Individual organizations choose to embrace and promote collaboration for any number of reasons some of which will be unique to an entity and/or its industry. Generally though, efforts are focused on improving performance, increasing innovation, and enhancing services to clients, customers and the public. The most effective initiatives include a deliberate plan in which leaders assess when collaboration is appropriate, define their desired outcomes, and commit to understanding and removing the barriers that may currently exist in their organization.
There are five steps necessary in order to lay the foundation for a more collaborative workplace:
- Understanding the types of collaboration and how people form collaborative groups
- Reviewing the current state of one’s organizational culture to determine readiness
- Understanding the motivational and ability barriers that may derail collaborative efforts
- Commit to supporting and reinforcing collaboration by adjusting one’s personal behavior as a leader
- Providing access to the tools and technologies that can add value to organizational efforts
I recently led a session at the NetConnect Conference on the topic “Building and Supporting a Collaborative Workplace” and this week I’ll be running a series on the blog covering what we discussed. (note: the slides, with resources, are here).
Start at the Beginning
When embarking upon an organizational plan to promote a culture of collaboration it’s critical to ask (and answer) three questions:
- Why do we want collaboration?
- What will collaboration look like in our organization?
- How do we ensure our people are ready, willing and able to collaborate?
To harness the power of collaboration, and make it more than just a buzzword listed on the organizational mission statement, you must first fully understand what collaboration is:
“Building toward a defined outcome through the interactions
and input of multiple people”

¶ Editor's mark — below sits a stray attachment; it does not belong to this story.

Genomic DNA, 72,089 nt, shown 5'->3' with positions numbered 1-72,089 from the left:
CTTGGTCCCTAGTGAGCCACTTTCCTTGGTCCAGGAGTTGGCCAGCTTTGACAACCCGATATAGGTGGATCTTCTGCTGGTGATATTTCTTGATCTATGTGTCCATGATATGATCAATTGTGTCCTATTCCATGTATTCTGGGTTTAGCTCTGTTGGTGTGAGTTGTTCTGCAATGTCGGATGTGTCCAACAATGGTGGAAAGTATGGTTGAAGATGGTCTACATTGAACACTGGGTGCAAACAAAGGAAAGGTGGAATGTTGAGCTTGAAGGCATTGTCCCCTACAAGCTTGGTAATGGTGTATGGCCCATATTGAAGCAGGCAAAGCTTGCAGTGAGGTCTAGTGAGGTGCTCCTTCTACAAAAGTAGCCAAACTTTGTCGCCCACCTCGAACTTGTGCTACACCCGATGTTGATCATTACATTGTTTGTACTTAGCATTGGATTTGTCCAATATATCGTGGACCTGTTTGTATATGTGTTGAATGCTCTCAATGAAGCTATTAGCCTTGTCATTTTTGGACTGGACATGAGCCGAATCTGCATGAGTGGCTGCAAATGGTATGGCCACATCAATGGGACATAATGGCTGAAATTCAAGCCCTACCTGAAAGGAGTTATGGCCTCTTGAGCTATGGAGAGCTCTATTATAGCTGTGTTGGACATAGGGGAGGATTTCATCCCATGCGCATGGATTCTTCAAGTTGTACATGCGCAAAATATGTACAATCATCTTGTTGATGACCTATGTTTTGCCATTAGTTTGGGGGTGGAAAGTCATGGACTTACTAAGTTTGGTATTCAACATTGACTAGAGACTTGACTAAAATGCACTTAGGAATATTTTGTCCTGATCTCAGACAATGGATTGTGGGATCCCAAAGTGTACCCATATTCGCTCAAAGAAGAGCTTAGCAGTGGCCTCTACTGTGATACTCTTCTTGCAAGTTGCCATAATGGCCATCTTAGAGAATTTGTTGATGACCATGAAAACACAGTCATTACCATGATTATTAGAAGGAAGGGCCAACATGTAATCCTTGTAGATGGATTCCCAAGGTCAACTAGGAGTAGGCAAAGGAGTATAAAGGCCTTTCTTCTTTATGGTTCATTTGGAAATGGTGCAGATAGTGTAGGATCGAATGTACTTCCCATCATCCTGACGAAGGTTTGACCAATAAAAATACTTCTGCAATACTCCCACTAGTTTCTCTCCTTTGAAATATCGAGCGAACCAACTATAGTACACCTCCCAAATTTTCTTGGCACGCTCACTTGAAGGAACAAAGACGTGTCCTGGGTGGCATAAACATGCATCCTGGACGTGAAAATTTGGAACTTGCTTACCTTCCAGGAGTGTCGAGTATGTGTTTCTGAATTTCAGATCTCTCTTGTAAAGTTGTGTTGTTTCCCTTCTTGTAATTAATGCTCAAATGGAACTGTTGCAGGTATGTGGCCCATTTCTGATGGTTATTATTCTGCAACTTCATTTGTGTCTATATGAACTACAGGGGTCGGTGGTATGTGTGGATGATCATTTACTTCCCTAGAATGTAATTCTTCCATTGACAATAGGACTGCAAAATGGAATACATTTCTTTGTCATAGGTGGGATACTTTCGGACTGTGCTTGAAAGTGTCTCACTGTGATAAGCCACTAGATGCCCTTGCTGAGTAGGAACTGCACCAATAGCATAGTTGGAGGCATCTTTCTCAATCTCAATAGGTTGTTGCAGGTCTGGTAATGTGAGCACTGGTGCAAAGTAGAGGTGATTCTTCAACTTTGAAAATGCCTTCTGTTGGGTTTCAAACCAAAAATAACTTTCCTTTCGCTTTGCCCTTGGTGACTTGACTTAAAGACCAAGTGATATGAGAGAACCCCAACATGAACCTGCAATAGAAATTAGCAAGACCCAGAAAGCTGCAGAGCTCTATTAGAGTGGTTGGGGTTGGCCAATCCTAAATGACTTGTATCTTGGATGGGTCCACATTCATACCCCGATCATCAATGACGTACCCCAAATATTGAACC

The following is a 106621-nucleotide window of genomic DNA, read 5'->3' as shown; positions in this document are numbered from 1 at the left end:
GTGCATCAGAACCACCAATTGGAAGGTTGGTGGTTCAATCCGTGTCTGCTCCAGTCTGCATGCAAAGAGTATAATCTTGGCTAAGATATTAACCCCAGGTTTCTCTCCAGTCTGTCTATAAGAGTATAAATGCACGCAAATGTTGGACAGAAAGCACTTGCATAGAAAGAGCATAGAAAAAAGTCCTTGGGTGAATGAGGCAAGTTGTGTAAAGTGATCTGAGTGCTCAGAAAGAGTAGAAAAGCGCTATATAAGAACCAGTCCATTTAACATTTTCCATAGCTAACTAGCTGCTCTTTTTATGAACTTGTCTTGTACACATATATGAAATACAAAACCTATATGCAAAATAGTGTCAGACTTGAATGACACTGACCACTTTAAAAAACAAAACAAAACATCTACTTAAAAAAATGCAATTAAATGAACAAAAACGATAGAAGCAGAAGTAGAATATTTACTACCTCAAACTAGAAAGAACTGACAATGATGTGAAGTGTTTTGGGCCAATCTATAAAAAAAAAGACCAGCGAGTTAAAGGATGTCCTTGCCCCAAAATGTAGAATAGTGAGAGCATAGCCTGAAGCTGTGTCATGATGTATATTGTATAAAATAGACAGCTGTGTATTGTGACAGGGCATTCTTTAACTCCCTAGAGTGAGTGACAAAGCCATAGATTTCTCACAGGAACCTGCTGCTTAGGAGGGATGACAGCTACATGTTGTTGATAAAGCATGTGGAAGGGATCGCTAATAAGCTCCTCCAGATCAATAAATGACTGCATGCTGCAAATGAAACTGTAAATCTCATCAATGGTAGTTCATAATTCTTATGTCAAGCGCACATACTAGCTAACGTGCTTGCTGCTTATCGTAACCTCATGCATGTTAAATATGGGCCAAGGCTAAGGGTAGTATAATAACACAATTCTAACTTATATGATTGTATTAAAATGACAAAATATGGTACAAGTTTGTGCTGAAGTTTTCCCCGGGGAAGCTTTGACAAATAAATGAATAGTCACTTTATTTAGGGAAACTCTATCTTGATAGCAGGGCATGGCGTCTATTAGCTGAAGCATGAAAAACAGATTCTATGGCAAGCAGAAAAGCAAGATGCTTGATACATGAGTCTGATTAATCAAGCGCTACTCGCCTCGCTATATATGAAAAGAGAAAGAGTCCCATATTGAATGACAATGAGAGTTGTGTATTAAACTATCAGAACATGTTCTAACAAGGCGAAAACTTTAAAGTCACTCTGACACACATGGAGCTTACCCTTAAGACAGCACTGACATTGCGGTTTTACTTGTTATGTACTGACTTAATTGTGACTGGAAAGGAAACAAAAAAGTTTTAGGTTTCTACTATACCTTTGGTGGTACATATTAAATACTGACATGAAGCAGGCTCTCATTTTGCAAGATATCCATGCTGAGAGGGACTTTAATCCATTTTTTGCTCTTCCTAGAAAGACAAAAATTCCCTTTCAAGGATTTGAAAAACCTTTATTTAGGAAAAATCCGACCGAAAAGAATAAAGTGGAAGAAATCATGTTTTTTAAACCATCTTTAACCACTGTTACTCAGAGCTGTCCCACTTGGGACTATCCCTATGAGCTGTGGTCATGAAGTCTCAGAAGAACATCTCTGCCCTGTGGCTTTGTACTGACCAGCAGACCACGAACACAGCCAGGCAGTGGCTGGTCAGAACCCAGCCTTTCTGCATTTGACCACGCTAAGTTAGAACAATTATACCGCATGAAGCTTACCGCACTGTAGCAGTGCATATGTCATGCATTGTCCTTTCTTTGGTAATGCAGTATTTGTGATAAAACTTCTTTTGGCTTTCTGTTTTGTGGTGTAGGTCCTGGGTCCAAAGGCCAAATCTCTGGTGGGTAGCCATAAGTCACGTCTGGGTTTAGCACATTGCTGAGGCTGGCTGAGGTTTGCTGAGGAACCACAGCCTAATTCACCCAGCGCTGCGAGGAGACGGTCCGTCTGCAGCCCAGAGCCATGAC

Human beings collaborate constantly; it doesn’t magically occur when we form a team or toss out a challenge. There is both formal and informal collaboration that can be of benefit in organizations and there are many ways in which people collaborate.
In team collaboration the members of the group are generally known to each other, have clear task interdependencies and operate with a focus on an explicit time line and defined goals. Community collaboration is one in which there is a shared area of interest but the goal is usually more focused on learning and knowledge sharing as opposed to task completion. Community collaborators share and build knowledge rather than complete tasks and the time period for collaboration of this nature is often open and/or ongoing. When people embark upon network collaboration they are approaching the relationship based upon self-interest and with individual desire; there is equal power distribution and this type of collaboration often exists because social technology tools have created an environment where all members equally create and share content and connect across boundaries.
The 3 groups form in one of several ways.
Most commonly individuals turn to those who are close to them; familiarity, proximity and similarity play a big role in how people select those with whom they will collaborate. Think about that group of A/P clerks sitting next to each other in the office or the “bullpen” where all the Sales Managers congregate.
At other times individuals will gather will new collaborators or new partners. This occurs when individuals find people who are outside their typical circle of familiarity. Quite often they have a desire to overturn the tried-and-true, challenge the status quo or pool their diverse experiences/knowledge together in order to attain a common goal. These groups typically form due to the desire to tackle a problem, explore an idea or delve into a topic base because of their personal passions or beliefs.
The third way that groups form is by bringing together those who challenge or hold opposing viewpoints. This can be considered collaboration by disagreement and is valuable, especially when there’s an understanding that it’s important to hear every idea and consider all input – no matter how contrary. One of the most well known examples of this occurs at Apple where a culture of innovation and creativity is defined by their statement:
“innovation and creativity require freedom, disagreement,
and perhaps even a little chaos.”
By understanding how and why people gather together we can see the value to be attained when we gather input from multiple people. When that input is diversified and challenging it’s quite likely that the top idea, solution or new way of thinking (knowledge) will surface to the top.
Visit the blog tomorrow when we’ll be discussing Collaboration: Why Culture Matters.